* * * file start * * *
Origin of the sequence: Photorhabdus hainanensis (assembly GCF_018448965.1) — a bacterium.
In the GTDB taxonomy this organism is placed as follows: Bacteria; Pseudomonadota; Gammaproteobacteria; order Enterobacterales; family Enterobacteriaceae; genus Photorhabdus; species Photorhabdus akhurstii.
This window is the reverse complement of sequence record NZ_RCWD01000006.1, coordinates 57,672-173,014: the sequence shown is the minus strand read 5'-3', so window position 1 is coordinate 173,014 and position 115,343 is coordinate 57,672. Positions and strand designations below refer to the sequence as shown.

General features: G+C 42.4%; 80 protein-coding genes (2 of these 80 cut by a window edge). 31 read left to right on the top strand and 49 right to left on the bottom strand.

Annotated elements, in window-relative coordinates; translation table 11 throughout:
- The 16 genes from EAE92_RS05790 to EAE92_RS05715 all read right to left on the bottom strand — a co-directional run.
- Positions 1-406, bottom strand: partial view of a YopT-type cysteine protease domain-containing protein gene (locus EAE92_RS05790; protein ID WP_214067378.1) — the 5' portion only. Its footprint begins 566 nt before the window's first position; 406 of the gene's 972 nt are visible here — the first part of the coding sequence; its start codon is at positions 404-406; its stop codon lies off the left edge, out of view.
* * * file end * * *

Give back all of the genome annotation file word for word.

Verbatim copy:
Origin of the sequence: Photorhabdus hainanensis (assembly GCF_018448965.1) — a bacterium.
In the GTDB taxonomy this organism is placed as follows: Bacteria; Pseudomonadota; Gammaproteobacteria; order Enterobacterales; family Enterobacteriaceae; genus Photorhabdus; species Photorhabdus akhurstii.
This window is the reverse complement of sequence record NZ_RCWD01000006.1, coordinates 57,672-173,014: the sequence shown is the minus strand read 5'-3', so window position 1 is coordinate 173,014 and position 115,343 is coordinate 57,672. Positions and strand designations below refer to the sequence as shown.

General features: G+C 42.4%; 80 protein-coding genes (2 of these 80 cut by a window edge). 31 read left to right on the top strand and 49 right to left on the bottom strand.

Annotated elements, in window-relative coordinates; translation table 11 throughout:
- The 16 genes from EAE92_RS05790 to EAE92_RS05715 all read right to left on the bottom strand — a co-directional run.
- Positions 1-406, bottom strand: partial view of a YopT-type cysteine protease domain-containing protein gene (locus EAE92_RS05790; protein ID WP_214067378.1) — the 5' portion only. Its footprint begins 566 nt before the window's first position; 406 of the gene's 972 nt are visible here — the first part of the coding sequence; its start codon is at positions 404-406; its stop codon lies off the left edge, out of view.